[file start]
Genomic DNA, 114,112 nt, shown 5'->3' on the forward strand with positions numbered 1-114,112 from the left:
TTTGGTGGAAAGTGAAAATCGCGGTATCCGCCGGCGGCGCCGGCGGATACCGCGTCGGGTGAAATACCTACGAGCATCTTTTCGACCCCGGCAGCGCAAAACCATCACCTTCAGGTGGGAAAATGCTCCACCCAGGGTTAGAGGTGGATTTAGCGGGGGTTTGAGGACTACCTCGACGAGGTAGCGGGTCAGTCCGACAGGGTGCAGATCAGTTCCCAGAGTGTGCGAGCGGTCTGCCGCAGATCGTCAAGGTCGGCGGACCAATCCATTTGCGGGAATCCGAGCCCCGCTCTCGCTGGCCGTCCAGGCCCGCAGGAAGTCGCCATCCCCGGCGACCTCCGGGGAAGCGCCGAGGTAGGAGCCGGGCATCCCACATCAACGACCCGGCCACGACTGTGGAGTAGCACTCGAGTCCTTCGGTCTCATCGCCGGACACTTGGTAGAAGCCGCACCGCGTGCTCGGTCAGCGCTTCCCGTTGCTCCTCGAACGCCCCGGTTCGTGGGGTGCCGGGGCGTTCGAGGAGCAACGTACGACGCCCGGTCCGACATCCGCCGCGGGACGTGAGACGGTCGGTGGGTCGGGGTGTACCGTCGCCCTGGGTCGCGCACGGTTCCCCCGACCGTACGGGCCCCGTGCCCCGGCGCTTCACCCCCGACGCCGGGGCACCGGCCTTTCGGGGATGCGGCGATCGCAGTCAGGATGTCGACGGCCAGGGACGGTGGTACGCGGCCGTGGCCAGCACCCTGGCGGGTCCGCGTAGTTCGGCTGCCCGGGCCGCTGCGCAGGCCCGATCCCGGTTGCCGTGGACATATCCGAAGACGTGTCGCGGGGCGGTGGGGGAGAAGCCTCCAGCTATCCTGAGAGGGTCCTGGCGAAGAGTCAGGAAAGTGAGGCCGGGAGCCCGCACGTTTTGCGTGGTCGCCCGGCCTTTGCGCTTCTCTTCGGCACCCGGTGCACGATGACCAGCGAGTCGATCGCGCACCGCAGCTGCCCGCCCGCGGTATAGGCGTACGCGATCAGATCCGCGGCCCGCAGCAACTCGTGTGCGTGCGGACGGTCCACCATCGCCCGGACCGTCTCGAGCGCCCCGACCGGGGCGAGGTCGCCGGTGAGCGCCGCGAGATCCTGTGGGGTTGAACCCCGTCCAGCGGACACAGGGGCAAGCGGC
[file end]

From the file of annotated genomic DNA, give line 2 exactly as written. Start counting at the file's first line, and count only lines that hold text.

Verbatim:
TTTGGTGGAAAGTGAAAATCGCGGTATCCGCCGGCGGCGCCGGCGGATACCGCGTCGGGTGAAATACCTACGAGCATCTTTTCGACCCCGGCAGCGCAAAACCATCACCTTCAGGTGGGAAAATGCTCCACCCAGGGTTAGAGGTGGATTTAGCGGGGGTTTGAGGACTACCTCGACGAGGTAGCGGGTCAGTCCGACAGGGTGCAGATCAGTTCCCAGAGTGTGCGAGCGGTCTGCCGCAGATCGTCAAGGTCGGCGGACCAATCCATTTGCGGGAATCCGAGCCCCGCTCTCGCTGGCCGTCCAGGCCCGCAGGAAGTCGCCATCCCCGGCGACCTCCGGGGAAGCGCCGAGGTAGGAGCCGGGCATCCCACATCAACGACCCGGCCACGACTGTGGAGTAGCACTCGAGTCCTTCGGTCTCATCGCCGGACACTTGGTAGAAGCCGCACCGCGTGCTCGGTCAGCGCTTCCCGTTGCTCCTCGAACGCCCCGGTTCGTGGGGTGCCGGGGCGTTCGAGGAGCAACGTACGACGCCCGGTCCGACATCCGCCGCGGGACGTGAGACGGTCGGTGGGTCGGGGTGTACCGTCGCCCTGGGTCGCGCACGGTTCCCCCGACCGTACGGGCCCCGTGCCCCGGCGCTTCACCCCCGACGCCGGGGCACCGGCCTTTCGGGGATGCGGCGATCGCAGTCAGGATGTCGACGGCCAGGGACGGTGGTACGCGGCCGTGGCCAGCACCCTGGCGGGTCCGCGTAGTTCGGCTGCCCGGGCCGCTGCGCAGGCCCGATCCCGGTTGCCGTGGACATATCCGAAGACGTGTCGCGGGGCGGTGGGGGAGAAGCCTCCAGCTATCCTGAGAGGGTCCTGGCGAAGAGTCAGGAAAGTGAGGCCGGGAGCCCGCACGTTTTGCGTGGTCGCCCGGCCTTTGCGCTTCTCTTCGGCACCCGGTGCACGATGACCAGCGAGTCGATCGCGCACCGCAGCTGCCCGCCCGCGGTATAGGCGTACGCGATCAGATCCGCGGCCCGCAGCAACTCGTGTGCGTGCGGACGGTCCACCATCGCCCGGACCGTCTCGAGCGCCCCGACCGGGGCGAGGTCGCCGGTGAGCGCCGCGAGATCCTGTGGGGTTGAACCCCGTCCAGCGGACACAGGGGCAAGCGGC